Pols To Ad Networks: Pretend We Passed SOPA, And Never Mind About Violating Antitrust Law

Mitch Stoltz | Electronic Frontier Foundation | May 8, 2014

A group of United States Senators and Representatives is asking Internet advertising networks to create a blacklist of alleged "piracy sites" and refuse to serve ads to those sites. If this idea sounds familiar, that's probably because it was an integral part of the infamous Stop Online Piracy Act, or SOPA, legislation that was stopped in its tracks two years ago after a massive protest by Internet users.

It's disturbing that members of Congress are pressuring ad networks to follow a law that Congress didn’t pass, and probably never will.  But it's downright shocking for them to ask ad networks that compete with one another to agree amongst themselves that they won’t do business with certain websites. That sounds a lot like a “concerted refusal to deal” - a classic violation of antitrust law.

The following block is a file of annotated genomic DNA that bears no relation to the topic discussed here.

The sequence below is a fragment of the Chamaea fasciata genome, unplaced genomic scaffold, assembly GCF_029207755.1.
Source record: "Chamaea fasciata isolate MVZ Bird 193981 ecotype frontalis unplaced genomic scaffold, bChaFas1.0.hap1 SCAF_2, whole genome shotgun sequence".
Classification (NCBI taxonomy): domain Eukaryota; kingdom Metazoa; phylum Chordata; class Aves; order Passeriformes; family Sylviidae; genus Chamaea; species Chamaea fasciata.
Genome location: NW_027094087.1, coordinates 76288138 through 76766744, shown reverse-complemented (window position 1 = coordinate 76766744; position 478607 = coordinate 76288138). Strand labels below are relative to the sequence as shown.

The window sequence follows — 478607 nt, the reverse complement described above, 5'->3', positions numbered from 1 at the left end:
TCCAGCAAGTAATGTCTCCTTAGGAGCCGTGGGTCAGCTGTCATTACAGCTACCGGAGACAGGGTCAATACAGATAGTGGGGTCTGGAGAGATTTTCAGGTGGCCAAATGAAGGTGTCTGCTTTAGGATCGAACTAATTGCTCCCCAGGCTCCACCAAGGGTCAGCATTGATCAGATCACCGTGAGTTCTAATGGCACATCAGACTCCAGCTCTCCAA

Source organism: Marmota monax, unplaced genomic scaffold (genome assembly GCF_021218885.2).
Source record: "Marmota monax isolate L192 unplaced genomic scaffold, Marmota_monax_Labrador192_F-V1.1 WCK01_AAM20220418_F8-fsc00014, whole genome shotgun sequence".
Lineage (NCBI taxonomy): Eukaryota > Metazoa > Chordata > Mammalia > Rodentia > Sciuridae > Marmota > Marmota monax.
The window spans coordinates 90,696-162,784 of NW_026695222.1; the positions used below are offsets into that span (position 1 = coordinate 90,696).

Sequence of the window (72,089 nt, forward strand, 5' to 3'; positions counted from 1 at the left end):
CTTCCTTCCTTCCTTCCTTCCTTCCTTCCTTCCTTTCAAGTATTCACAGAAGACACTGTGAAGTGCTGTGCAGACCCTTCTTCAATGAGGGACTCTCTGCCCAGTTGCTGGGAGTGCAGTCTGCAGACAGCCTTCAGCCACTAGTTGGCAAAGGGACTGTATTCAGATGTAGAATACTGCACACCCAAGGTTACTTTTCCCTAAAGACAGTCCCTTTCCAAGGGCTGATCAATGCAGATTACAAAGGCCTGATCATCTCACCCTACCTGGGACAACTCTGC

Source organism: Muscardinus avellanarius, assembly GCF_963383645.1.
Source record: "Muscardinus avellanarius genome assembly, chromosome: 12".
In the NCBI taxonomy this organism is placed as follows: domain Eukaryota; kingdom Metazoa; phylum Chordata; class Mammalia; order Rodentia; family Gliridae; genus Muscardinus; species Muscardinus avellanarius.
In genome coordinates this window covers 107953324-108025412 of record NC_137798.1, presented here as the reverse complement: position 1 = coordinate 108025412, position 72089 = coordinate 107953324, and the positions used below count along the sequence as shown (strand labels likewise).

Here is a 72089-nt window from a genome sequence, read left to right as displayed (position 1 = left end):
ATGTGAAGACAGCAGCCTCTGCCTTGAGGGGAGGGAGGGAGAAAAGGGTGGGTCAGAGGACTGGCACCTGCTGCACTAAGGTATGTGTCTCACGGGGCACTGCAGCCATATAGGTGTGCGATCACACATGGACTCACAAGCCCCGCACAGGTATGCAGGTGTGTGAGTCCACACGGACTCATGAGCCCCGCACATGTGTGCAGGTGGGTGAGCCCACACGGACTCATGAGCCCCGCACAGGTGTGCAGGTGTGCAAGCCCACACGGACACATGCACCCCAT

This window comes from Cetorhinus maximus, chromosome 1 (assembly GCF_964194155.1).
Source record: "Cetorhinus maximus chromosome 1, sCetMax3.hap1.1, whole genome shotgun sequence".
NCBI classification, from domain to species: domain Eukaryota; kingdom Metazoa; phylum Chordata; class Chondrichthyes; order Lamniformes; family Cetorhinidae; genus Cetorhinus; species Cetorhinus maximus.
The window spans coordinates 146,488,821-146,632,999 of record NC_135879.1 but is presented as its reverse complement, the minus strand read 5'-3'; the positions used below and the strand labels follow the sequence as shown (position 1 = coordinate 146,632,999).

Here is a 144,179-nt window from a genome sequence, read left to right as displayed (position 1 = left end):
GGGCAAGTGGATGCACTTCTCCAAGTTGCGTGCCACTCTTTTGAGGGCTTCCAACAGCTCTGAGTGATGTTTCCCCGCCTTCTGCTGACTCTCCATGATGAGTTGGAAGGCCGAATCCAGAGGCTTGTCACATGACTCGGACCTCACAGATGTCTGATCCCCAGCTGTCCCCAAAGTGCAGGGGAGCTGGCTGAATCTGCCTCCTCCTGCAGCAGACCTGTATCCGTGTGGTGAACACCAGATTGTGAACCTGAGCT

The letters came from Representatives Bob Goodlatte and Adam Schiff, and Senators Sheldon Whitehouse and Orrin Hatch. They praise the ad networks for issuing several best practices statements, which called for "commercially reasonable" methods to avoid placing ads on "rogue sites." Those best practice statements were part of a larger push by big entertainment companies, their friends in Congress, and the White House "IP Czar" to coax the Internet's gatekeepers into "voluntary agreements" for making sites disappear from the Internet when Big Content wanted them gone...